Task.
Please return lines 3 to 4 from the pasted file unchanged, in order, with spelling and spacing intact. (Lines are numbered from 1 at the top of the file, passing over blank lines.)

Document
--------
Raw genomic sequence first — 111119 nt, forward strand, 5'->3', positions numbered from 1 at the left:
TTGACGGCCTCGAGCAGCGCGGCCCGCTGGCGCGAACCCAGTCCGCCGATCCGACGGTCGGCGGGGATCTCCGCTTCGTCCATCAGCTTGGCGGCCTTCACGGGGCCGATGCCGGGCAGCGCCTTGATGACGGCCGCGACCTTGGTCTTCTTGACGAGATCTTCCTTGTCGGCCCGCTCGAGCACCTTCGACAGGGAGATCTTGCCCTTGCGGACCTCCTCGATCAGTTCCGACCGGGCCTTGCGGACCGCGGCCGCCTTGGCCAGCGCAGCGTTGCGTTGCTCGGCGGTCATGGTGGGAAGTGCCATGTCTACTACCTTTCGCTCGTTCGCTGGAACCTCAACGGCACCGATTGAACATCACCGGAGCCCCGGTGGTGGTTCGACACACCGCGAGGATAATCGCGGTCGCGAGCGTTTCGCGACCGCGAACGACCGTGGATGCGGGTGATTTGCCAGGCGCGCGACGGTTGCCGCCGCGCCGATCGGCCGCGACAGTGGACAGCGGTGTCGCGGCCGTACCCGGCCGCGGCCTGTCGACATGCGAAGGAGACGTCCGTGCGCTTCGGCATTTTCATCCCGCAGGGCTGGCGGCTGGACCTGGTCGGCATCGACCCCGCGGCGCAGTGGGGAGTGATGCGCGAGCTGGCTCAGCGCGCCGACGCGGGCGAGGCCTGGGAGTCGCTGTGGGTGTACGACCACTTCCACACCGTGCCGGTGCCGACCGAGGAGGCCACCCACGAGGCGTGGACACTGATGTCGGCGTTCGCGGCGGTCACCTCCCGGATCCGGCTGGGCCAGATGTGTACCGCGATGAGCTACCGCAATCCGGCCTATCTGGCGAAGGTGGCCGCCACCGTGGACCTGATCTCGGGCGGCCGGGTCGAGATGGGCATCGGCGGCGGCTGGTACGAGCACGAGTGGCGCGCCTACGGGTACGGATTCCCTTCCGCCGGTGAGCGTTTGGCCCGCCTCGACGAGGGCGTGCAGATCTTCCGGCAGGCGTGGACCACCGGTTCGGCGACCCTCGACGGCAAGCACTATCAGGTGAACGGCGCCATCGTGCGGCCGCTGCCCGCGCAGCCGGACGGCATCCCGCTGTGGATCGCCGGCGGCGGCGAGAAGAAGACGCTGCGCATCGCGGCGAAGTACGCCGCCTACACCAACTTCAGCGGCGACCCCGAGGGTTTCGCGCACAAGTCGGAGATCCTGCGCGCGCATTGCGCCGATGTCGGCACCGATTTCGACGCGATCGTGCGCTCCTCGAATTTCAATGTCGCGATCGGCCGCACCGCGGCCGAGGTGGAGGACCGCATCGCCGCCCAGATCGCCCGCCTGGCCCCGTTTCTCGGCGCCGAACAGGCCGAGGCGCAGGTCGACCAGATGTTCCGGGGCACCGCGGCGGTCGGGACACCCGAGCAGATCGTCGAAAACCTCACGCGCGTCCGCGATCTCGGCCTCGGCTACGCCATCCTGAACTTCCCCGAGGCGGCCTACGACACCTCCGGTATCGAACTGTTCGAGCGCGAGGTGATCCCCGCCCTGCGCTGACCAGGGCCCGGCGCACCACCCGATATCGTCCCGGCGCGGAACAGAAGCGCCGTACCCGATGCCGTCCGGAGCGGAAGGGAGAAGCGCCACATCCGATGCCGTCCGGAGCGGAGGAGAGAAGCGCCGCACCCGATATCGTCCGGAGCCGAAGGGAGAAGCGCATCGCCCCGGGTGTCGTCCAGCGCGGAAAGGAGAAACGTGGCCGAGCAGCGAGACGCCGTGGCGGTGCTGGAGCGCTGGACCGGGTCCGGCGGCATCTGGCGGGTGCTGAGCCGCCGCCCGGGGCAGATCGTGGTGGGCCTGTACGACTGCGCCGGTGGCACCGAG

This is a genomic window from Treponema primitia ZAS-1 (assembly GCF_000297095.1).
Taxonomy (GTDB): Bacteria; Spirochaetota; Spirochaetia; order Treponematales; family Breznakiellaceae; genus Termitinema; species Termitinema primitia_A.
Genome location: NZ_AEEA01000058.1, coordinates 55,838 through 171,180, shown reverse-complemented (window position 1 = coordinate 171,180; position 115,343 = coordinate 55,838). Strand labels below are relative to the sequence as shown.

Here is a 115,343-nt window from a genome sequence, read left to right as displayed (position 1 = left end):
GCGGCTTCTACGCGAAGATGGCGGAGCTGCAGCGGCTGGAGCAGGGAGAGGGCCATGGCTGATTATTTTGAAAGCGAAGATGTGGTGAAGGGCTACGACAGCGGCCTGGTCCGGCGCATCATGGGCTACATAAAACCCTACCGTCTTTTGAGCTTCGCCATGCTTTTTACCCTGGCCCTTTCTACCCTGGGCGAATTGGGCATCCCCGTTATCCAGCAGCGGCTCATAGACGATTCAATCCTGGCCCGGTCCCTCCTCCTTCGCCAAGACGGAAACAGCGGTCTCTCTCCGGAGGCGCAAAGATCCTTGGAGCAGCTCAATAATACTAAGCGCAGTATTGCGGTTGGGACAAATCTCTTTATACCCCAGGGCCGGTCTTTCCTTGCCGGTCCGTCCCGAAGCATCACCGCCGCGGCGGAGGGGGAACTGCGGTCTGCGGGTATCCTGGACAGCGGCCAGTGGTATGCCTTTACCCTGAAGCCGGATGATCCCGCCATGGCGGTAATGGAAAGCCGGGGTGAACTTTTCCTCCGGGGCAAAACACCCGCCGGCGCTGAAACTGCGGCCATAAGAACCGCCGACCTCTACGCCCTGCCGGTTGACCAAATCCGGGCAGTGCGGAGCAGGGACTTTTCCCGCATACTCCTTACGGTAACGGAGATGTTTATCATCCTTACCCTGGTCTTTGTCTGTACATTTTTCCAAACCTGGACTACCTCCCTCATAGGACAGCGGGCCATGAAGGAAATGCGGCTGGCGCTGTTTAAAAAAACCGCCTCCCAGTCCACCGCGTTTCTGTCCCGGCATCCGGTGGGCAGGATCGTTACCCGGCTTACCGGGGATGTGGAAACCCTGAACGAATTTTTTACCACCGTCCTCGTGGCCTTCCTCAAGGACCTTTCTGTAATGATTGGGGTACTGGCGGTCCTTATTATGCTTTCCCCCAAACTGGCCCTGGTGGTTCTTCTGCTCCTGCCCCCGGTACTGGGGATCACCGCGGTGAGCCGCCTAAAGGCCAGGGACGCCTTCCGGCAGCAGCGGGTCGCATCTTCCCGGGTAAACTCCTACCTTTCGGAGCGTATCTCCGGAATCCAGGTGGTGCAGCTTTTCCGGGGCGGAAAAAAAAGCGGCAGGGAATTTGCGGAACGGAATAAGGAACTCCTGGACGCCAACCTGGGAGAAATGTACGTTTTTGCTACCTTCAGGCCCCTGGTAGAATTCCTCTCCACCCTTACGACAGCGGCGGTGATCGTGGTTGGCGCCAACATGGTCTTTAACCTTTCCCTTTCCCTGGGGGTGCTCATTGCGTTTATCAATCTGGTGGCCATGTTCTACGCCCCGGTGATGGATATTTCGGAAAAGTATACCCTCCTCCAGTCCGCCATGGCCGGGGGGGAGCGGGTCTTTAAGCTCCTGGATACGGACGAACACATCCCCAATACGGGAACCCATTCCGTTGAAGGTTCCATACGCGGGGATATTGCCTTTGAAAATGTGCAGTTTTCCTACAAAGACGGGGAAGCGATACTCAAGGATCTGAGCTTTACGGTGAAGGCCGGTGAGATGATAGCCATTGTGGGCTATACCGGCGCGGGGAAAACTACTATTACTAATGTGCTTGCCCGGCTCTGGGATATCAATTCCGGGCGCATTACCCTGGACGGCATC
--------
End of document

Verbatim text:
This is a genomic window from Treponema primitia ZAS-1 (assembly GCF_000297095.1).
Taxonomy (GTDB): Bacteria; Spirochaetota; Spirochaetia; order Treponematales; family Breznakiellaceae; genus Termitinema; species Termitinema primitia_A.